"Prescription drug abuse has reached epidemic levels, with more than 7 million people using prescription drugs for non-medical reasons every month," Timothy J. Landrum, special agent in charge for the Drug Enforcement Administration, said in a statement. These arrests "have taken a complex network of drug dealers out of our communities -- drug dealers who were abusing their authority in the medical community to profit from those vulnerable to these drugs," he said.
According to court documents, the operation was run out of a Westlake medical clinic, where physicians wrote unnecessary painkiller prescriptions for Medicare and Medi-Cal patients, some of whom had had their identities stolen. The public insurance programs were then billed for the medication, which allowed the ring to effectively receive the drugs for next to nothing. Members of the drug ring then augmented their profit by selling the painkiller on the streets, where they sold nearly 1 million pills for between $23 and $27 per pill, for a take of about $25 million. The DEA considers Los Angeles to be one of three "pill mills" in the country.
The Los Angeles ring allegedly was run by Michael Mikaelian, who used a network of "cappers," or recruiters, to bring Medicare and Medi-Cal patients into the Lake Medical Group, a medical clinic he ran with Anjelika Sanamian. There, patients were prescribed painkillers by doctors, including Eleanor Santiago and Morris Halfon, even though the drug wasn't medically necessary, according to a federal indictment. Santiago, for example, wrote 6,151 prescriptions for OxyContin between August 2008 and February 2010; Halfon prescribed the drug 2,301 times during that time period. In some cases, the patients were paid between $300 and $500 to lend their public insurance numbers, though some were victims of identity theft.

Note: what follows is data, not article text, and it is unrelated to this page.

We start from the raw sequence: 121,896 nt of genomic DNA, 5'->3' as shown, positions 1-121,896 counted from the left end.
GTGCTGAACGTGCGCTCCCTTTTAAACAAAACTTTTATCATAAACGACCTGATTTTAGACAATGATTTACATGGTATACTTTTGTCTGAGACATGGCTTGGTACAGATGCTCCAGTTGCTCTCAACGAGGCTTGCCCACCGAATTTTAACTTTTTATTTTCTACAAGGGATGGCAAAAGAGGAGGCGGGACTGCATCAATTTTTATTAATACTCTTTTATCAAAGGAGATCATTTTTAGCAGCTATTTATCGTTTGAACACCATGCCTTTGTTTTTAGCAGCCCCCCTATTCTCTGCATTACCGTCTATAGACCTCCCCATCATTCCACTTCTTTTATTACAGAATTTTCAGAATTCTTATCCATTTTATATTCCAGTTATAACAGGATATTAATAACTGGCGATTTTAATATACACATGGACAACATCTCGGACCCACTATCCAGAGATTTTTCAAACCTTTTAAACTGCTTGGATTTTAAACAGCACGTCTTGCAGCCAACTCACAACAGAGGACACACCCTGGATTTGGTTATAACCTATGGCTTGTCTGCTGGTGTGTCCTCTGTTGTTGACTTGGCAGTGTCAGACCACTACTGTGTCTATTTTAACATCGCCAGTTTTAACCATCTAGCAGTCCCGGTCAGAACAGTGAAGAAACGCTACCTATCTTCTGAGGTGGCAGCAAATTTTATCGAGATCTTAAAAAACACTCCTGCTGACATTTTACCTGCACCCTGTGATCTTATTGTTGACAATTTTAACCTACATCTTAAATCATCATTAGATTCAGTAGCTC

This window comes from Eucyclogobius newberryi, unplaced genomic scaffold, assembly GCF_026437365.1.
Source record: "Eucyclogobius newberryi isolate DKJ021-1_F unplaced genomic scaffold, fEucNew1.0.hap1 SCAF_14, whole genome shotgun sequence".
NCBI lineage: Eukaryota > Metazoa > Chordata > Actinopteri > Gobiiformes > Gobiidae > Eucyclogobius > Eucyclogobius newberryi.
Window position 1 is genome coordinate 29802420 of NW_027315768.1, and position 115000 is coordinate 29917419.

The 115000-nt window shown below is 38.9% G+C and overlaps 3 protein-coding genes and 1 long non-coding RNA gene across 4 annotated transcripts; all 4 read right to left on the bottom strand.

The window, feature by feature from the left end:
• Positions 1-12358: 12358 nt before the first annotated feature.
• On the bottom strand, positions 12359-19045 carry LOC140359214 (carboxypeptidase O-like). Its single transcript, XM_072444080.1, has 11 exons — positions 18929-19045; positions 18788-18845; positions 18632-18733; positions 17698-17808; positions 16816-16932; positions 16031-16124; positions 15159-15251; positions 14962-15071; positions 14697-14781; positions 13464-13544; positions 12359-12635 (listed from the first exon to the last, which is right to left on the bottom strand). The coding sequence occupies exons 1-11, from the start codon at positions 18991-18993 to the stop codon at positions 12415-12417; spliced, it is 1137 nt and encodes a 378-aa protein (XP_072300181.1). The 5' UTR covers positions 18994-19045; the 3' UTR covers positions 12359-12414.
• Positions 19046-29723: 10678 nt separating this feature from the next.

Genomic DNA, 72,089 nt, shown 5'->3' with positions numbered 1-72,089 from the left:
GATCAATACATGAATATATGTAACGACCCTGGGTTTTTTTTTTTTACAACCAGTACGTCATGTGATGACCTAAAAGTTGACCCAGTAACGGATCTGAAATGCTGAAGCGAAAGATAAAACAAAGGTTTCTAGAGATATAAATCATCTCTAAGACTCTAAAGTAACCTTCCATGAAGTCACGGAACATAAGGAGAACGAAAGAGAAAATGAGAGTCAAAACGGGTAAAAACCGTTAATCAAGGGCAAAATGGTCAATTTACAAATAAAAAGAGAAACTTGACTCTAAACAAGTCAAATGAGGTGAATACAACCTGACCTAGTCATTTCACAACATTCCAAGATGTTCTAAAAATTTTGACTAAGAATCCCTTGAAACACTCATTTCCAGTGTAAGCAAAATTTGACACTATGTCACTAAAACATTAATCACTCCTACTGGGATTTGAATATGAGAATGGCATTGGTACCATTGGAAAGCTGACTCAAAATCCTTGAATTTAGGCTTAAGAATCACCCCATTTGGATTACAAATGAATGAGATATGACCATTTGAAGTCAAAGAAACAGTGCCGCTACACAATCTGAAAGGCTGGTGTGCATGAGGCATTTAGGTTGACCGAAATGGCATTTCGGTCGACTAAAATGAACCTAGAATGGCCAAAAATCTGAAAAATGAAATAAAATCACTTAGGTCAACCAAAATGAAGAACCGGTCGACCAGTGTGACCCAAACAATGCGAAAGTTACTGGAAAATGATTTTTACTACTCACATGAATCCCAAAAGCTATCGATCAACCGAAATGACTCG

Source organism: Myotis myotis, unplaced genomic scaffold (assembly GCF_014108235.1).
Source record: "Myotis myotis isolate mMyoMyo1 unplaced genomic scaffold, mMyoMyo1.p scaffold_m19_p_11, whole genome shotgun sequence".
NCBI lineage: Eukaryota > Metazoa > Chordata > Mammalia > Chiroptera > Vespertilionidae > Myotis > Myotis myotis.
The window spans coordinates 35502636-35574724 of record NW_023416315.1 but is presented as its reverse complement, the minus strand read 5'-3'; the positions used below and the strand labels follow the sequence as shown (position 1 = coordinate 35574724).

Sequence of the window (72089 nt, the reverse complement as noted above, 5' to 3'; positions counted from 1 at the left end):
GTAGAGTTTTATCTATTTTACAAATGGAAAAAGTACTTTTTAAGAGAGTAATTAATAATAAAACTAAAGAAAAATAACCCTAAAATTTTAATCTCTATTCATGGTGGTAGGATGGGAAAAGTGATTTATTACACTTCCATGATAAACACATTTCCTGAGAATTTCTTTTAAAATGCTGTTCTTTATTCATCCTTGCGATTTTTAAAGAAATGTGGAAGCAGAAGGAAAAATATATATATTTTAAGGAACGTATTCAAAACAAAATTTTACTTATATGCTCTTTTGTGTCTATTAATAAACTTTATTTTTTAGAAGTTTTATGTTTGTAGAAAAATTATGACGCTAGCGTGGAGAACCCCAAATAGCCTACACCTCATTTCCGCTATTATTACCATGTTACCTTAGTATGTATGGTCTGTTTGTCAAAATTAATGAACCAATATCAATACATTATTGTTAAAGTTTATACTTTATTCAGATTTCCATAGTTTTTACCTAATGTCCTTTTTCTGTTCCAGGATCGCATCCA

Runners or patients would then retrieve the prescriptions at various pharmacies throughout the greater Los Angeles area, five of them owned by an alleged co-conspirator, Theodore Yoon, court documents said. Yoon's businesses filled 2,799 OxyContin prescriptions in two years, or 41 percent of the orders from Lake Medical Group.
The group is accused of then billing Medicare and Medi-Cal for the prescriptions through A & A Billing, a company run by Sanamian and another defendant, Ashot Sanamian.
This is the first case of fraud against Medicare Part D, which subsidizes the cost of prescription drugs, to be prosecuted on the West Coast.
"It's an important case for a number of reasons," says Thom Mrozek, spokesman for the U.S. attorney's office for the Central District of California. "It brings together both a drug trafficking organization and a significant fraud against government insurance programs in which taxpayers are the victims. These cases are certainly new at this point in time."
Mrozek said there are other Medicare Part D fraud investigations under way that could result in charges later this year.